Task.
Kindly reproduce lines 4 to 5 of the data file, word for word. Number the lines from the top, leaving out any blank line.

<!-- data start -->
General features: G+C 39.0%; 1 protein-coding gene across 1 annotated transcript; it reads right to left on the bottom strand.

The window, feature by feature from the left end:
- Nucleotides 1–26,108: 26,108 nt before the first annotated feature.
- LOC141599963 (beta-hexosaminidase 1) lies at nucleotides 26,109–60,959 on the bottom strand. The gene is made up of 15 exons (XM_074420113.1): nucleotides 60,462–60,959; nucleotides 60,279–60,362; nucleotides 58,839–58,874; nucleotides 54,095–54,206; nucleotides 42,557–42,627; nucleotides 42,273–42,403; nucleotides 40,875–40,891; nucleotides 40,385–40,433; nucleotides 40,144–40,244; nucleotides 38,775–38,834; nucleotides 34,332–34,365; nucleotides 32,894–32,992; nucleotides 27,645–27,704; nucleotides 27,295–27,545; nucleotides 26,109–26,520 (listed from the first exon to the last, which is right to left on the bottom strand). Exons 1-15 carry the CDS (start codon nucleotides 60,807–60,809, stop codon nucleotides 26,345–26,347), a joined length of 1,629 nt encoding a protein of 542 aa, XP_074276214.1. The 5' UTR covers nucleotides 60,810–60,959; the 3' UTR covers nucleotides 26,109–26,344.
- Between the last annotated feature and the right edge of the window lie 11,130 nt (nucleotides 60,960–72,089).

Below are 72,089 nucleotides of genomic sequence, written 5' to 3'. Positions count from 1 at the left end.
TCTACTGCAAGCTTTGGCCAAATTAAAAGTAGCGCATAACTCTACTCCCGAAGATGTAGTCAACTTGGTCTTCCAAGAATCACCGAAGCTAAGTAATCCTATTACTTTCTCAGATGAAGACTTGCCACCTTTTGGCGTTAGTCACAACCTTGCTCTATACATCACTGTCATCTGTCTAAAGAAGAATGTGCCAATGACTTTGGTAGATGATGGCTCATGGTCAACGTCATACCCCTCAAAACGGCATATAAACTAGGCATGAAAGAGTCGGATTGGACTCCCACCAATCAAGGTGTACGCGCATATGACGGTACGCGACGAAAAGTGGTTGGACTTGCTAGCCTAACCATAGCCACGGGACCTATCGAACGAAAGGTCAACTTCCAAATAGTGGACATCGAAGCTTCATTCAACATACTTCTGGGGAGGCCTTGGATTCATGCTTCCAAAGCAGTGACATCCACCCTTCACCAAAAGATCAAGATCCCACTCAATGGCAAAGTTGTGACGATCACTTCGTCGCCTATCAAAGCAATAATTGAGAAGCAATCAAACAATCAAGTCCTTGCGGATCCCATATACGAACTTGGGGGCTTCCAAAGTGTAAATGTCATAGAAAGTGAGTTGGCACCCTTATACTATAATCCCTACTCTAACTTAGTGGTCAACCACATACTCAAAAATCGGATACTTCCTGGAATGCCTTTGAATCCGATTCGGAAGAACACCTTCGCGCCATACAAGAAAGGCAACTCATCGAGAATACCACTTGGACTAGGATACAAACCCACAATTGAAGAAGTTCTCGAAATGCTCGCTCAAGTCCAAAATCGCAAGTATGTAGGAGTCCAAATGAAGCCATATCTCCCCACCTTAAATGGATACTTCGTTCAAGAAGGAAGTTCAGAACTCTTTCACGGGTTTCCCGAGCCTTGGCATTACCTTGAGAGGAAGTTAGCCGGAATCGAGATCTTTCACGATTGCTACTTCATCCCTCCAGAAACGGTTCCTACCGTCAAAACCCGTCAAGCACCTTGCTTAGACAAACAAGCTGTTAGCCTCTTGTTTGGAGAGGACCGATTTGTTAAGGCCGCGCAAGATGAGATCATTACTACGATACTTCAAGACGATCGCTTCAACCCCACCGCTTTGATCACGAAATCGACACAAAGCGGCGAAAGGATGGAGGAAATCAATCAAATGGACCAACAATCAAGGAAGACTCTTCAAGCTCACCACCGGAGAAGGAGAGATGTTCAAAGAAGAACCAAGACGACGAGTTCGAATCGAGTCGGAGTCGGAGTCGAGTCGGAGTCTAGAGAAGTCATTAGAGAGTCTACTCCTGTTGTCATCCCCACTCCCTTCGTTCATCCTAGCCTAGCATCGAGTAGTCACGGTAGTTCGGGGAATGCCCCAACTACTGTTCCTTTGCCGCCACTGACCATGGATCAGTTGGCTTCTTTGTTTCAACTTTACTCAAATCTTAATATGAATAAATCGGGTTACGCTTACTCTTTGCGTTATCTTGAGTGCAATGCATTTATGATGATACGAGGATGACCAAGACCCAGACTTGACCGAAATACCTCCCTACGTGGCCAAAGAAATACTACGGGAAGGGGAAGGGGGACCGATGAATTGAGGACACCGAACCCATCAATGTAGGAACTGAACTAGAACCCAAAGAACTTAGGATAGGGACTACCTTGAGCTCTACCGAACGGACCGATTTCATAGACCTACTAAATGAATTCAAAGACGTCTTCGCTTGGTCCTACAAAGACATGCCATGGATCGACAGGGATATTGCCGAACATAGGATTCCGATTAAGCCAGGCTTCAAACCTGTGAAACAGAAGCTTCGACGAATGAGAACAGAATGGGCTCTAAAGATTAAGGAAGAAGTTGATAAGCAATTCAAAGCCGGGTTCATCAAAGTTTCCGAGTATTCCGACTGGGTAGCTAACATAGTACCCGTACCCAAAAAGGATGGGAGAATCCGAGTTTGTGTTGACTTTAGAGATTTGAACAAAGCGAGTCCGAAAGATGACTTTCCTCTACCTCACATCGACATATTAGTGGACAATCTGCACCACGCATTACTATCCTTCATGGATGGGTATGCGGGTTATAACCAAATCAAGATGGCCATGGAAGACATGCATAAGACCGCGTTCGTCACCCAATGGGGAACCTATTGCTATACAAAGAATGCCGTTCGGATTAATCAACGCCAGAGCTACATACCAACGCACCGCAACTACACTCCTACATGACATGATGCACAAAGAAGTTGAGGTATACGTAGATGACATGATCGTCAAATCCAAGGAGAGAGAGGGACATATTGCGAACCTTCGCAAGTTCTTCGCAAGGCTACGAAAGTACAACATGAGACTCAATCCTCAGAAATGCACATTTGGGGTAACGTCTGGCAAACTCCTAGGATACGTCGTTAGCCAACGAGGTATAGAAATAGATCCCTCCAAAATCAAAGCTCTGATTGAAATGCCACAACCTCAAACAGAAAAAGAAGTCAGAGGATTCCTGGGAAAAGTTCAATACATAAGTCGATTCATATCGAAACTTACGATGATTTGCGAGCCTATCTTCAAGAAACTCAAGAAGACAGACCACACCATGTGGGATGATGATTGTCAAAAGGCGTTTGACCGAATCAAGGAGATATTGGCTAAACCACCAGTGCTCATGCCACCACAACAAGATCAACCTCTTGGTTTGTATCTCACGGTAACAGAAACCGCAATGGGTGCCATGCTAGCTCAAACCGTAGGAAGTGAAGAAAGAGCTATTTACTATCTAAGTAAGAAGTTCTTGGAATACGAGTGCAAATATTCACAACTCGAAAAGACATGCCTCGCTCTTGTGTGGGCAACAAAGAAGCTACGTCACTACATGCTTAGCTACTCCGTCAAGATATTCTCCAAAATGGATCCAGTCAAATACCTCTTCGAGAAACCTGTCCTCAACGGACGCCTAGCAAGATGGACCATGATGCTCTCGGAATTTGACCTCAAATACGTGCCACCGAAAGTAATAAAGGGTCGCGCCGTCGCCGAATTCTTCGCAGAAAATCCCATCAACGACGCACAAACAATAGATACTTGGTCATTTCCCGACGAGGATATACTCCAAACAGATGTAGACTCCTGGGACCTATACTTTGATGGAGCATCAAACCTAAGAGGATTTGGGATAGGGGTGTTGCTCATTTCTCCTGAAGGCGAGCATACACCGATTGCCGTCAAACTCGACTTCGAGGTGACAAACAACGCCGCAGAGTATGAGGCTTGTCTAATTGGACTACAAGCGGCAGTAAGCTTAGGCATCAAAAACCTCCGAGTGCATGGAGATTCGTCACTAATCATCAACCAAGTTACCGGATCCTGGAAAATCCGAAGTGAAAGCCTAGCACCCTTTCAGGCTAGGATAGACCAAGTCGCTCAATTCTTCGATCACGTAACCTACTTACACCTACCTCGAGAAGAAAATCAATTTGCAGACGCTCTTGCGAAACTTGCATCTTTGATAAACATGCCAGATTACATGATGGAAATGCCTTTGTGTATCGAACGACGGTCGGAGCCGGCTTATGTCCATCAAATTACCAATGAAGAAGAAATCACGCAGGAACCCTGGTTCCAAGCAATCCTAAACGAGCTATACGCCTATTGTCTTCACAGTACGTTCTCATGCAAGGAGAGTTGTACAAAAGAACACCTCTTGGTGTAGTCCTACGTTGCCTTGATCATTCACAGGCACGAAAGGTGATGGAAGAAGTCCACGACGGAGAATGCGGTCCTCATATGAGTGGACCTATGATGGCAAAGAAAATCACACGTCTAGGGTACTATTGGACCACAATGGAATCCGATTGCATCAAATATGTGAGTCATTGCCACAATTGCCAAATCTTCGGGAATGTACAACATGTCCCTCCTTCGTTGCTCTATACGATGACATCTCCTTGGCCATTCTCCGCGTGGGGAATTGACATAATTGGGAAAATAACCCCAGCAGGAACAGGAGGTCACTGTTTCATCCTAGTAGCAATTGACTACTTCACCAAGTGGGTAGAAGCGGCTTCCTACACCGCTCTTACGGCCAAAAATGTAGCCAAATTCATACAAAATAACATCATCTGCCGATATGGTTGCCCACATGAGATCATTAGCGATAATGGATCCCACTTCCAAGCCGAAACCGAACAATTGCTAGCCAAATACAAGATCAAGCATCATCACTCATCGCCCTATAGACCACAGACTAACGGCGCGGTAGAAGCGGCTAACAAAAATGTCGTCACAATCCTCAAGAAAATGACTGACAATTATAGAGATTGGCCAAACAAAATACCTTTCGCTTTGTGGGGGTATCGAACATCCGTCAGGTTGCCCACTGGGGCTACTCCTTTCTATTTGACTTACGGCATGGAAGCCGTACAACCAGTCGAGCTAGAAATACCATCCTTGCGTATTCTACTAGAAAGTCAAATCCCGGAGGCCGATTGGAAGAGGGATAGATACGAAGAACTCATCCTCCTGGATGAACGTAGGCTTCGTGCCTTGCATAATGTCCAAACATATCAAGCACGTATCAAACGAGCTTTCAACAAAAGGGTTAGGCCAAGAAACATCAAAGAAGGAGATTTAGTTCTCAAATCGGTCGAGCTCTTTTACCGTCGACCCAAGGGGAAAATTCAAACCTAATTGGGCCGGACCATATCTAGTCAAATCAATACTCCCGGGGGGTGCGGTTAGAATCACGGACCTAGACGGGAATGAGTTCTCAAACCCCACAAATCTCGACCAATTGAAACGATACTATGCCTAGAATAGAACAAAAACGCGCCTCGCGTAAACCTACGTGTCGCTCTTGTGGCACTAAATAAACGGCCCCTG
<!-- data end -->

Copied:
- LOC141599963 (beta-hexosaminidase 1) lies at nucleotides 26,109–60,959 on the bottom strand. The gene is made up of 15 exons (XM_074420113.1): nucleotides 60,462–60,959; nucleotides 60,279–60,362; nucleotides 58,839–58,874; nucleotides 54,095–54,206; nucleotides 42,557–42,627; nucleotides 42,273–42,403; nucleotides 40,875–40,891; nucleotides 40,385–40,433; nucleotides 40,144–40,244; nucleotides 38,775–38,834; nucleotides 34,332–34,365; nucleotides 32,894–32,992; nucleotides 27,645–27,704; nucleotides 27,295–27,545; nucleotides 26,109–26,520 (listed from the first exon to the last, which is right to left on the bottom strand). Exons 1-15 carry the CDS (start codon nucleotides 60,807–60,809, stop codon nucleotides 26,345–26,347), a joined length of 1,629 nt encoding a protein of 542 aa, XP_074276214.1. The 5' UTR covers nucleotides 60,810–60,959; the 3' UTR covers nucleotides 26,109–26,344.
- Between the last annotated feature and the right edge of the window lie 11,130 nt (nucleotides 60,960–72,089).